Amazon has a surprisingly delicate touch for an $823 billion company. The U.S. e-commerce group made its first foray into UK soccer rights, but left local players Sky and BT with most of the games. That suggests Chief Executive Jeff Bezos cares as much about scoring tactical goals as tackling rivals head-on.
Top clubs like Manchester United have been eagerly waiting for Amazon and other deep-pocketed tech groups to make a move on UK soccer rights. After a steep rise in the cost of rights at the last three-year auction in 2015, Sky and BT last year agreed to share sports channels to avoid bidding up prices further.
The two UK groups snapped up five of seven available domestic rights packages in a February auction, with Sky slashing its expenditure by 16 percent. The Premier League, which comprises England and Wales’ top 20 clubs, said on Thursday the last two packages went to BT and Amazon. Bezos’ outlay has not been disclosed, but is probably low. BT is paying just 90 million pounds over three years for the rights acquired on Thursday, compared with 885 million pounds for those it bought in February.
Though small, Amazon’s move may be a financial win. Assume it is paying the same 30 million pounds per season as BT. At that rate, Amazon could break even by adding roughly 380,000 new subscribers to its Prime service, which costs 79 pounds a year. That’s a modest 5 percent of its current UK subscriber base, using Cowen and Company estimates.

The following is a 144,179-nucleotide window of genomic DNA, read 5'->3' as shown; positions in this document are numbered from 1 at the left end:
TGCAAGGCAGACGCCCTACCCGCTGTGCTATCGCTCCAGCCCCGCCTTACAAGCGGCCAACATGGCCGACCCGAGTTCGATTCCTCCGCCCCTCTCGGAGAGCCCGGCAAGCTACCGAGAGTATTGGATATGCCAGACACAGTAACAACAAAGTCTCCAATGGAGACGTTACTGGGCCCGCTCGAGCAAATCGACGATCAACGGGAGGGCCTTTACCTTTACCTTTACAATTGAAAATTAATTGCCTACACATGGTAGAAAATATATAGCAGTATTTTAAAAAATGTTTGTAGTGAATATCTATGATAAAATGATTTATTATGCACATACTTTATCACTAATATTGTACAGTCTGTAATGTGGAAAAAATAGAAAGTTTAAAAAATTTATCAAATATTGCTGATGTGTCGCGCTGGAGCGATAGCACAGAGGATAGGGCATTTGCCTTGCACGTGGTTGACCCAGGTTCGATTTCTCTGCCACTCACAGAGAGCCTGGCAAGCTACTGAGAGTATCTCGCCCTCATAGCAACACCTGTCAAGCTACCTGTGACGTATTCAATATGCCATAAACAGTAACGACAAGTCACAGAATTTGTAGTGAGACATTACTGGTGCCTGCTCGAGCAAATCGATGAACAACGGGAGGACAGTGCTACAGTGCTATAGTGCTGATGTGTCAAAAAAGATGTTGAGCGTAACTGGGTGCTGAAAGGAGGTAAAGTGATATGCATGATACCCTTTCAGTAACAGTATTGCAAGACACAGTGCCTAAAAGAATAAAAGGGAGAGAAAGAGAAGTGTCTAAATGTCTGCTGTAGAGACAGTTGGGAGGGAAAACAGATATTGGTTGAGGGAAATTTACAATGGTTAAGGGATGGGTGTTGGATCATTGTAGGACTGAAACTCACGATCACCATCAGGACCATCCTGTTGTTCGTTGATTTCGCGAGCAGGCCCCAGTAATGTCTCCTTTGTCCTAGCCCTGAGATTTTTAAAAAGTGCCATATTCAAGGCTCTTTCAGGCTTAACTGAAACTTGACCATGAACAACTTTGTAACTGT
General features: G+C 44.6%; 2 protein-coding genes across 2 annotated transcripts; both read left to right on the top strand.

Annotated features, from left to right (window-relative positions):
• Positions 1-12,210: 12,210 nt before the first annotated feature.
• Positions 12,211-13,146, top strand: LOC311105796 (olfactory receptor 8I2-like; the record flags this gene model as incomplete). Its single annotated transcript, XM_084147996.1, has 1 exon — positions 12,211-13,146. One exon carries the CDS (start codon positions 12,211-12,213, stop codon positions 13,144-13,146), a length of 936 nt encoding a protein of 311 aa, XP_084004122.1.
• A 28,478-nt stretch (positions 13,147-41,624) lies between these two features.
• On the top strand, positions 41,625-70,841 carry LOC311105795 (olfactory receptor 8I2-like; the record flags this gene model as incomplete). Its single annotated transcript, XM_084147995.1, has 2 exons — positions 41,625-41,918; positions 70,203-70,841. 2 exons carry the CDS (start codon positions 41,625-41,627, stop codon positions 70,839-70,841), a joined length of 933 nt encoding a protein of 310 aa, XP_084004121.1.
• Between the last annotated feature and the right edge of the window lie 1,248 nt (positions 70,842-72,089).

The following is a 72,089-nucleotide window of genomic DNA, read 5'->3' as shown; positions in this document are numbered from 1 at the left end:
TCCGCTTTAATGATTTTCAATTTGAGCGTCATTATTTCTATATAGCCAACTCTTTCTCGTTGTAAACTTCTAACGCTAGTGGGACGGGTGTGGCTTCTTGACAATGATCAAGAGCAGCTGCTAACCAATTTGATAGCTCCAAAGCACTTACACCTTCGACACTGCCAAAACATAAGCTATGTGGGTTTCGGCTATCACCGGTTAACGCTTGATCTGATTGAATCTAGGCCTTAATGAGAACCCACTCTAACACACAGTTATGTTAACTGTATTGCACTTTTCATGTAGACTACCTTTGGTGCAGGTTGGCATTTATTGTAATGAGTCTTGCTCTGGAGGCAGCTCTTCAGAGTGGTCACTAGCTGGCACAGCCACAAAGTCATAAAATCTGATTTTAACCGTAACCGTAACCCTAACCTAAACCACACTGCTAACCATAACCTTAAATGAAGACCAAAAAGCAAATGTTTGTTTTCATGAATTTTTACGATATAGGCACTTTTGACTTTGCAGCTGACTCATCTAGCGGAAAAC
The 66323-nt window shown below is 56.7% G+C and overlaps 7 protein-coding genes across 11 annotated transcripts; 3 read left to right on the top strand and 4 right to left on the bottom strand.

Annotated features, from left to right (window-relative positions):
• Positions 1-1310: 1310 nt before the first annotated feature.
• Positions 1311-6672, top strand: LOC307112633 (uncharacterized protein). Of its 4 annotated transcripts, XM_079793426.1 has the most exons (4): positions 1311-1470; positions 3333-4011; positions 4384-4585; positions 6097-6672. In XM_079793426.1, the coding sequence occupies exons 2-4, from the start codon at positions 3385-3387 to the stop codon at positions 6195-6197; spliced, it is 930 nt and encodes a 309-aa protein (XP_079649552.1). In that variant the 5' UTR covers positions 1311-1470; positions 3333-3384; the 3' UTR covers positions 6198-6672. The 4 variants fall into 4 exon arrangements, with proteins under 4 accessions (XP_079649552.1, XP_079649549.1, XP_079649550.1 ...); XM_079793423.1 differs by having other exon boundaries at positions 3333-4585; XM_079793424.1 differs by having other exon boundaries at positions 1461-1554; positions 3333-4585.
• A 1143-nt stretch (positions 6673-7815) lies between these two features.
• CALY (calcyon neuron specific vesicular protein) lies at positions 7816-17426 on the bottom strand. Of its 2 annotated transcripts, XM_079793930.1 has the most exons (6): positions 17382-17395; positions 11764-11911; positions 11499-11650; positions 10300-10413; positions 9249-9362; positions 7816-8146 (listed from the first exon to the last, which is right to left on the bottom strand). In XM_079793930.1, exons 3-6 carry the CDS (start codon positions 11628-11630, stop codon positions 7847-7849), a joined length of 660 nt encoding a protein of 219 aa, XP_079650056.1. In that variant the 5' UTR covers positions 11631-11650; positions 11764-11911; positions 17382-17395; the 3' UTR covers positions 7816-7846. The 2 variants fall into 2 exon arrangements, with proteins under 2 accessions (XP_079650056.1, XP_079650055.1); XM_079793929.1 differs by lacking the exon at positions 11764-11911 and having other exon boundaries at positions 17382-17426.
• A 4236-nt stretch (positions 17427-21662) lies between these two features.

True, an aggressive move by Amazon could have delivered a decisive blow to Sky, which may soon have greater firepower given a potential acquisition by Twenty-First Century Fox or Comcast. BT is weakened after an accounting scandal last year.
But football-rights values have fallen recently in Italy and England, as pay-TV groups reassess whether high prices can ever be recouped. Now would not have been the best time for Bezos to wade in. And, by only buying the Premier League’s scraps, he’ll get a cheap way to work out the technical challenges in streaming live sports. Soccer clubs hoping for a big tech payday may have to wait a few more years.
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